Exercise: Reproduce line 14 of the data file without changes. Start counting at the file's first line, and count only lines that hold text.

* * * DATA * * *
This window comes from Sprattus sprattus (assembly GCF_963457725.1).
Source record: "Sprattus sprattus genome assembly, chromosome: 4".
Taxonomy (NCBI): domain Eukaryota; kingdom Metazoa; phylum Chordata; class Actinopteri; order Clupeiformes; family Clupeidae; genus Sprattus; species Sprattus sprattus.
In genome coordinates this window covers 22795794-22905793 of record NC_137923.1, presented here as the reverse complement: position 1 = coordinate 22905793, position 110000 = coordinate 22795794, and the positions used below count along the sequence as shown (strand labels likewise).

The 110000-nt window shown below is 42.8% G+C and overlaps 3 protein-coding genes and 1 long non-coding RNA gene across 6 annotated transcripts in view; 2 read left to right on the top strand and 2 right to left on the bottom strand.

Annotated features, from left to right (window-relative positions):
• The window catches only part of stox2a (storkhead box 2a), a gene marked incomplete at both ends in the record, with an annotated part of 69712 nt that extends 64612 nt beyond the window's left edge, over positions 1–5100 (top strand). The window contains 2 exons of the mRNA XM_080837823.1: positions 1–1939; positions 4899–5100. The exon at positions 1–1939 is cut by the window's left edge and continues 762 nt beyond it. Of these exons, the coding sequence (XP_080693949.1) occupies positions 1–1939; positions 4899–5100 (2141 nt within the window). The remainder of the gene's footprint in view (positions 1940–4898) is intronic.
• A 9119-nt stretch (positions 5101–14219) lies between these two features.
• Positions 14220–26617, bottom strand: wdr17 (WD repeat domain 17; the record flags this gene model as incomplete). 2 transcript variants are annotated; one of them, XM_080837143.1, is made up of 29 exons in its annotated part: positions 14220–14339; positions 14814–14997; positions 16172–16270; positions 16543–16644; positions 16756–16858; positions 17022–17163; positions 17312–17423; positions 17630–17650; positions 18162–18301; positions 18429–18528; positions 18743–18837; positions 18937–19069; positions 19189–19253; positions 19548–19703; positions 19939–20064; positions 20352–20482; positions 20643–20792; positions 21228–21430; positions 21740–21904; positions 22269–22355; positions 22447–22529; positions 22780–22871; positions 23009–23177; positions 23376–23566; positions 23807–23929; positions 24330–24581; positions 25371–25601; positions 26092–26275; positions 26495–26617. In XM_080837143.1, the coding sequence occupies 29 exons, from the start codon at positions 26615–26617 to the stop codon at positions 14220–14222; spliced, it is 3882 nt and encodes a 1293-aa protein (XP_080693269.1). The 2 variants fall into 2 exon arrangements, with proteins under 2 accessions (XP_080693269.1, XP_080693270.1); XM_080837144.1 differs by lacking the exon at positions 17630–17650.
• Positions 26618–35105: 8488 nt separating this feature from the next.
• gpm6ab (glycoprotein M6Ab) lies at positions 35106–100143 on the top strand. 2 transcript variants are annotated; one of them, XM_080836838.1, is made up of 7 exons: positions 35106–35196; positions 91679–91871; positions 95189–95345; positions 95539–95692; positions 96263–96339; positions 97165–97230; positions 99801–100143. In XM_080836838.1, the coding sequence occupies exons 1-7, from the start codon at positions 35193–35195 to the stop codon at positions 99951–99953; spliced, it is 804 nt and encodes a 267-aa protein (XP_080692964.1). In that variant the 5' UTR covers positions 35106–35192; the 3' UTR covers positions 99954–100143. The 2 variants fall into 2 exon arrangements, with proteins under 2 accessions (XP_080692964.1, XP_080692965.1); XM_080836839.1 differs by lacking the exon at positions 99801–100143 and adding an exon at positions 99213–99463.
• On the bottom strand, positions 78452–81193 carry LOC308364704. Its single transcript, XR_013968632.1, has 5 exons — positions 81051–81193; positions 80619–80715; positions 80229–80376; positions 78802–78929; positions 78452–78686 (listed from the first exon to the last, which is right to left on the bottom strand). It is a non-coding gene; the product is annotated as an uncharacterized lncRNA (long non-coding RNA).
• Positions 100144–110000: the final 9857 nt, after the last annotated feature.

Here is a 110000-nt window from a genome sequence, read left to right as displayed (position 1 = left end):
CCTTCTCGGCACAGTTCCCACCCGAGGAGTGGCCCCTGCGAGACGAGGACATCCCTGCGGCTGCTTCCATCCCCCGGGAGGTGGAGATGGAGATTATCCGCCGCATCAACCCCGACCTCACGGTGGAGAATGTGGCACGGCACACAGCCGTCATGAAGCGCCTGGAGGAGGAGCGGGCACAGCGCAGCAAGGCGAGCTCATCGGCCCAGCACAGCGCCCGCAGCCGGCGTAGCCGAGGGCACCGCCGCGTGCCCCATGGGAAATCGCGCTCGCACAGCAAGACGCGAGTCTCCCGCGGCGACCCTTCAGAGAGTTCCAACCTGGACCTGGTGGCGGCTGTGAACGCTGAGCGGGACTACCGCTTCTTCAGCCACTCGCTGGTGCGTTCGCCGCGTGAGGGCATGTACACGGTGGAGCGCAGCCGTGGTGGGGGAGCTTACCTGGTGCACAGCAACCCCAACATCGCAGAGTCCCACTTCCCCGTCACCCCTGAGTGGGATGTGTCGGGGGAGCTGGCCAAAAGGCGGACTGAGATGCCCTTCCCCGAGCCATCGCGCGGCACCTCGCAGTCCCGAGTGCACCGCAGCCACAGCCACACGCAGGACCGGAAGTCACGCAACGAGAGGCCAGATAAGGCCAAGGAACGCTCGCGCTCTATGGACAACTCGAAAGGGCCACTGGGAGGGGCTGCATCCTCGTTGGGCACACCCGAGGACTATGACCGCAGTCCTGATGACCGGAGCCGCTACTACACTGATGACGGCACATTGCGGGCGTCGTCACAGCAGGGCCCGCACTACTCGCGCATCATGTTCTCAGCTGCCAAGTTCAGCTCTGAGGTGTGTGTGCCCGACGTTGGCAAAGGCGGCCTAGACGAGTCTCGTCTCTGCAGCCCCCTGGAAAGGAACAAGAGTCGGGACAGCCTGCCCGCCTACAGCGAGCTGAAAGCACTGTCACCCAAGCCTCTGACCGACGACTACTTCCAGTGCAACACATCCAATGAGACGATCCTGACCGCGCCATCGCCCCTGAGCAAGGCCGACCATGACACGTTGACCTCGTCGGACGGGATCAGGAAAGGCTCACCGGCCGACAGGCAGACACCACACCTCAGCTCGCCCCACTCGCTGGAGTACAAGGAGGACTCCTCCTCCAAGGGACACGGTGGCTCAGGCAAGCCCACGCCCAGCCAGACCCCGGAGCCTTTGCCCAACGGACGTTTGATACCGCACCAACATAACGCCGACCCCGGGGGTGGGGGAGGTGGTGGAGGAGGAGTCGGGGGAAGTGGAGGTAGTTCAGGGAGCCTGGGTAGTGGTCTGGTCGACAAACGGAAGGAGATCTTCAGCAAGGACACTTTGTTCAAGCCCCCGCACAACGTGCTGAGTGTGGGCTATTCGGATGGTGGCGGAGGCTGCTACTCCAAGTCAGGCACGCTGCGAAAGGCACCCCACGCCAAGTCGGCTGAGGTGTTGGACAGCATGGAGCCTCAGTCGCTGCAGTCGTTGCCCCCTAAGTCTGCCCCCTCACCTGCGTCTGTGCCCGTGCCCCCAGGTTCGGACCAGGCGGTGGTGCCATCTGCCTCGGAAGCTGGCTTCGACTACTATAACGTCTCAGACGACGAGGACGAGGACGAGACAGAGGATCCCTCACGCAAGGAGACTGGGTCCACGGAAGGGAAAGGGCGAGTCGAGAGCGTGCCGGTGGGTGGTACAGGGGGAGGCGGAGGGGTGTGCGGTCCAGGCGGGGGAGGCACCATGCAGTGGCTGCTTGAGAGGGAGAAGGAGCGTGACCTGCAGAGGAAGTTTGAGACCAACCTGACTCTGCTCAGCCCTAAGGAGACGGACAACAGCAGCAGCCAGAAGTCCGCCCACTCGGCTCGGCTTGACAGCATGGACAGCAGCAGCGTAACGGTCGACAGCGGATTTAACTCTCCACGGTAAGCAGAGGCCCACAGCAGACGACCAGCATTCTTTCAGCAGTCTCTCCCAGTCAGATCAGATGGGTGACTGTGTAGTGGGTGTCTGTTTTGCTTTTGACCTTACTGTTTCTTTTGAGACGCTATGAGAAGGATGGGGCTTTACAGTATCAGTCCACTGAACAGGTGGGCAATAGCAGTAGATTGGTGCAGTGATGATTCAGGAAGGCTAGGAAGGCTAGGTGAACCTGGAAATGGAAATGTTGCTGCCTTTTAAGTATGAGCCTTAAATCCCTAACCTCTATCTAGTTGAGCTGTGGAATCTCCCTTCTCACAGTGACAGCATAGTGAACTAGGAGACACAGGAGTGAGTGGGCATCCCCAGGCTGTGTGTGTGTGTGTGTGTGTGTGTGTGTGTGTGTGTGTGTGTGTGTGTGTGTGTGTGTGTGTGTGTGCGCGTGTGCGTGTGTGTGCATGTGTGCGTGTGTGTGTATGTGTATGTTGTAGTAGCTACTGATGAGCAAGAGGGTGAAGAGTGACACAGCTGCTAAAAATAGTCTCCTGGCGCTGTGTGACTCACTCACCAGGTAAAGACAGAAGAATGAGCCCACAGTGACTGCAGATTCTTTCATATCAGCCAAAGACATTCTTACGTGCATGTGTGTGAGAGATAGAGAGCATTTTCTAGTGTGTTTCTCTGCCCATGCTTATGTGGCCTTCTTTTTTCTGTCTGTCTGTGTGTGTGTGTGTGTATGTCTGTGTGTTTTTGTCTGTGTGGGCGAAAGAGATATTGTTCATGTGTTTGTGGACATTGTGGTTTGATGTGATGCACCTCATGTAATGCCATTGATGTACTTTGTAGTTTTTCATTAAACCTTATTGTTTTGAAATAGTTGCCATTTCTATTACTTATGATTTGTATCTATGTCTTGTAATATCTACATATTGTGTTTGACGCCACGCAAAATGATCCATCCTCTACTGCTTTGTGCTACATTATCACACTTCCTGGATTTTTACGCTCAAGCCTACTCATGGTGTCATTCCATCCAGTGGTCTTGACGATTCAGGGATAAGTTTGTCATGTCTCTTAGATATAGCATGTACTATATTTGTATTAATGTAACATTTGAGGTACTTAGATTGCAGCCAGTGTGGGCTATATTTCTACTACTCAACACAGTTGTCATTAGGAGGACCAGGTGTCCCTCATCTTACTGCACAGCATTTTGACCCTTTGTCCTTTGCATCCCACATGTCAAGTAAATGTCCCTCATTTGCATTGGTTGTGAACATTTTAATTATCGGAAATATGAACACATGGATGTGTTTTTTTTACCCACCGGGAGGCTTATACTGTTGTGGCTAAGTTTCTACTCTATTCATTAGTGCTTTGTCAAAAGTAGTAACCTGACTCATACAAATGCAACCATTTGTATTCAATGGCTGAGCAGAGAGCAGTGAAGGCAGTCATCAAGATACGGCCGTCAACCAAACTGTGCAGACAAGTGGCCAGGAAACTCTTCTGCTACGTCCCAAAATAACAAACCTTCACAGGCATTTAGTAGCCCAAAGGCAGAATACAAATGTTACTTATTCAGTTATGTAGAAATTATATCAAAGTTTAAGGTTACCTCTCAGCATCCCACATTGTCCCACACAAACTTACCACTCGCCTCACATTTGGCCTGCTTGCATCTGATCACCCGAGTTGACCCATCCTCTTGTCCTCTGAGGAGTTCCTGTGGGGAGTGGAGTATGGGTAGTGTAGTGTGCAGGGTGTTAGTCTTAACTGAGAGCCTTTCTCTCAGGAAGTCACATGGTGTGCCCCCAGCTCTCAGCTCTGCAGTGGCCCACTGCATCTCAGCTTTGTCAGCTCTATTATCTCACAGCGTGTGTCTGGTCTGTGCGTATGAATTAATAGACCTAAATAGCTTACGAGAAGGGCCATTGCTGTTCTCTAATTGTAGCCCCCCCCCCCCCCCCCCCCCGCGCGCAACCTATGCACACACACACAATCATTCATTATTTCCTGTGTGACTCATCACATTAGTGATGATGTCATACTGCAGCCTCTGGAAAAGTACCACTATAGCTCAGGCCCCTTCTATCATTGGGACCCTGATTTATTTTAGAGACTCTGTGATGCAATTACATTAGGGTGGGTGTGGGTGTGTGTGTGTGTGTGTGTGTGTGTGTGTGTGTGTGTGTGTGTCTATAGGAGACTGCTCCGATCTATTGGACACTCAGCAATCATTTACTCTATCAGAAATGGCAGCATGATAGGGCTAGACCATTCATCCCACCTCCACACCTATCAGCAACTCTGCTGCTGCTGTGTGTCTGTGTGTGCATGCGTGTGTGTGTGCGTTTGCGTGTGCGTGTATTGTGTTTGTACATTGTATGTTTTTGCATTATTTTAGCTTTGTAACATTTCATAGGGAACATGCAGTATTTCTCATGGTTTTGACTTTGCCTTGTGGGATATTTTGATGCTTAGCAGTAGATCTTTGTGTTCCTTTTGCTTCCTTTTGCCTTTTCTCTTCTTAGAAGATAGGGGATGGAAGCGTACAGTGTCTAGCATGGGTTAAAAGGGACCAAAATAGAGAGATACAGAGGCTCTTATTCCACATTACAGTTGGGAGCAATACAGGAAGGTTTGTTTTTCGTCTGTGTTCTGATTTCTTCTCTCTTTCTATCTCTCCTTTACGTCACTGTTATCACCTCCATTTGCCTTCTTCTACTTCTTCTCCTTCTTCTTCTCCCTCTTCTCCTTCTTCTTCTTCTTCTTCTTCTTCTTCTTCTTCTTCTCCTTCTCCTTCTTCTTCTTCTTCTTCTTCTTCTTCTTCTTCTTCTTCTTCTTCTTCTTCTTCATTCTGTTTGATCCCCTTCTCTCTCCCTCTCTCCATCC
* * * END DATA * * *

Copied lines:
Here is a 110000-nt window from a genome sequence, read left to right as displayed (position 1 = left end):